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Incredible Alpine Action
  |  First Published: December 2005



Fishing conditions in Victoria’s alpine region are nothing short of incredible this season, with lots of trout being caught and average sizes well up on previous years. Seasonal spring rains returned to normal after the long drought and summer looks like being the best for a long time. But here’s a warning: watch out for snakes, they’re almost in plague proportions this year.

The snow in the mountains has melted providing excellent access to Rocky Valley and Pretty Valley reservoirs at Falls Creek. Rocky is 90% full and ready to fire for boat-based anglers. Rocky Valley is an ideal lake for loch style flyfishing with trout to 4kg on offer. Pretty Valley is at 30% capacity, which is very low for so early in the season. The creek below the spillway is hardly flowing at the moment, with only a few small brown trout in residence.

Lake Guy at Bogong Village is full and both tributaries are fishing well, with mostly brown trout to 500g, averaging 350g, rising to a variety of dry flies throughout the day. Metal lure enthusiasts are also doing okay fishing the larger pools. The east Kiewa River at Bogong is full of small to medium sized browns taking small dry flies, cast straight upstream along the edge of the current.

The Mt Beauty pondage is full and providing excellent fishing for shore-based anglers, although those equipped with a canoe or small boat will cover the best water. The pondage is a natural breeding ground for dragonflies so mudeyes are plentiful. When fished under a bubble float they’re gobbled up by big trout.

The Kiewa River from Mt Beauty to Coral Bank is producing rainbow and brown trout to 1.5kg for bait and spin anglers. The fish are averaging 650g, with good stream flows and easy access to all popular locations. For fly fishers, trout are rising on most days just before sundown. Hatches will increase this month with more insect activity and warmer temperatures.

The west Kiewa River was running at full flow for a while but has now settled down well. Medium sized rainbows are rising throughout the day and producing exciting action on dry flies. Felt soled waders are safer to use here than other types because of the slippery nature of the stream. I often wade in just shorts and felt soled runners to avoid painful spills.

The Ovens River from Porepunkah to Germantown is flowing nicely and producing both rainbows and browns to around 400g on bait, lures and fly. This is just in time for the big influx of tourists who virtually flog this river to a froth over the Christmas holidays. I recently received a reliable report of a local angler who took a 4.5kg brown trout from the upper Ovens River at Freeburgh using worms. That’s almost unbelievable, except I trust the guy who told me.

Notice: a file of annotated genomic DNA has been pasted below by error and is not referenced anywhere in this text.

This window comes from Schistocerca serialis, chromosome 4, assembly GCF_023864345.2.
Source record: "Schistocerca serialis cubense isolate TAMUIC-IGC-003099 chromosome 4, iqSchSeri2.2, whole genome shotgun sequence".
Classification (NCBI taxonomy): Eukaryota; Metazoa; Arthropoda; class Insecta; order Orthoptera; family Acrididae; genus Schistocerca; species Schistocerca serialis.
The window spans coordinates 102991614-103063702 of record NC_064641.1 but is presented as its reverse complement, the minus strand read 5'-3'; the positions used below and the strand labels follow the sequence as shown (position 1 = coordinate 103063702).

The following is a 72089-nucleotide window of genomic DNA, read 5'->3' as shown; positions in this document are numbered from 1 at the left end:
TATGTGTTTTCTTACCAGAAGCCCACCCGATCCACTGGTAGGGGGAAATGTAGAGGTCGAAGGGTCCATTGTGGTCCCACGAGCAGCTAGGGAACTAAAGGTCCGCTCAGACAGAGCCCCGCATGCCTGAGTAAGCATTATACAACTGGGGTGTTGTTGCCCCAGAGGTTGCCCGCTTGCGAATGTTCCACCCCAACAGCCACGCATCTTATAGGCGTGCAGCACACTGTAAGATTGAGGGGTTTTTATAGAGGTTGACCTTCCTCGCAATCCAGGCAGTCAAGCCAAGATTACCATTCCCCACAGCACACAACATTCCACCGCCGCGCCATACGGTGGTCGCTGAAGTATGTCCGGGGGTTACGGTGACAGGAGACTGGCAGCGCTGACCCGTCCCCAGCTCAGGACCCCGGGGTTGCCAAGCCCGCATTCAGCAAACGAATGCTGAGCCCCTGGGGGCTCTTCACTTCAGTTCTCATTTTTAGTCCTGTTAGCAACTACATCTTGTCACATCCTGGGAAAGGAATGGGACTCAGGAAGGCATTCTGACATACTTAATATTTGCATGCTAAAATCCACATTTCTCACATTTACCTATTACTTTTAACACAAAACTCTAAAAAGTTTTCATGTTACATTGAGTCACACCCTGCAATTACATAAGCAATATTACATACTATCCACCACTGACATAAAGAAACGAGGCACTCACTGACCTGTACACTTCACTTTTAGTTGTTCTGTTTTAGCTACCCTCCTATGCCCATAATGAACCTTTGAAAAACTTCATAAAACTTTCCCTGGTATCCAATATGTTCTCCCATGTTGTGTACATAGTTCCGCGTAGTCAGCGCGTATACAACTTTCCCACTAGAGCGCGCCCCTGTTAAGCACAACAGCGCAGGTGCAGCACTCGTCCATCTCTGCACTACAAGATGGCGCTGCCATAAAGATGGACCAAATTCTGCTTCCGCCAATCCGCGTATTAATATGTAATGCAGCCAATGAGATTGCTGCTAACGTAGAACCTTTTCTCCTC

The Victoria River at Dinner Plain is producing brown trout to 1.5kg on live bait, which should taper off this month as these big late spawners return to the upper Mitta Mitta River. There’s been some good hatches of snowflake caddis of late, as usual, but watch for king brown and tiger snakes, they’re both plentiful this year.

The upper Mitta Mitta River at Anglers Rest is at summer level and fishing well, as are the Bundara and Cobungra rivers. The Bundara’s holding some good sized browns this year with a few around the 1.5kg mark. Whatever the fishing method, long casts straight upstream often produce the best results in these waters. Watch out for black snakes moving about close to the water.

The lower Mitta Mitta River from Mitta Mitta to Eskdale is flowing clear after a poor start. It’s providing excellent fishing conditions, as is the Snowy and little Snowy creeks. Scrubworms are popular at the moment and producing impressive results. Good rises are occurring from mid-afternoon until dusk with lots of insects about this year. All trout are in excellent and well-proportioned condition according to reports.

Dartmouth is slowly filling. It’s 62% and fishing conditions are excellent, with many healthy, well-conditioned trout being landed at present. Boat anglers have been getting their bag limits of 10 trout per day, with fish averaging 850g each. Bait anglers fishing the pondage have taken trout to 3.25kg on scrubworms. One of these fish is currently being mounted for display at the Dartmouth Tavern. A fishing hall of fame is being established. The Mitta Mitta River below the pondage is producing trout to 1.2kg, averaging 400g, on scrubbies and pink lures.

Lake Mokoan, near Benalla, is half full and firing up well for native golden perch fishing now that water temperatures have warmed up. Good catches of larger specimens are being taken by boaties with shore-based fishers also doing fairly well. Native fish enthusiasts will no doubt be out in force on Lake Mokoan when the cod season opens on 1 December.

Alpine fishing conditions can change very quickly, even in summer, so for the latest update phone Geoff Lacey at Angling Expeditions Victoria on (03) 5754 1466 or check out website www.anglingvic.com.au.

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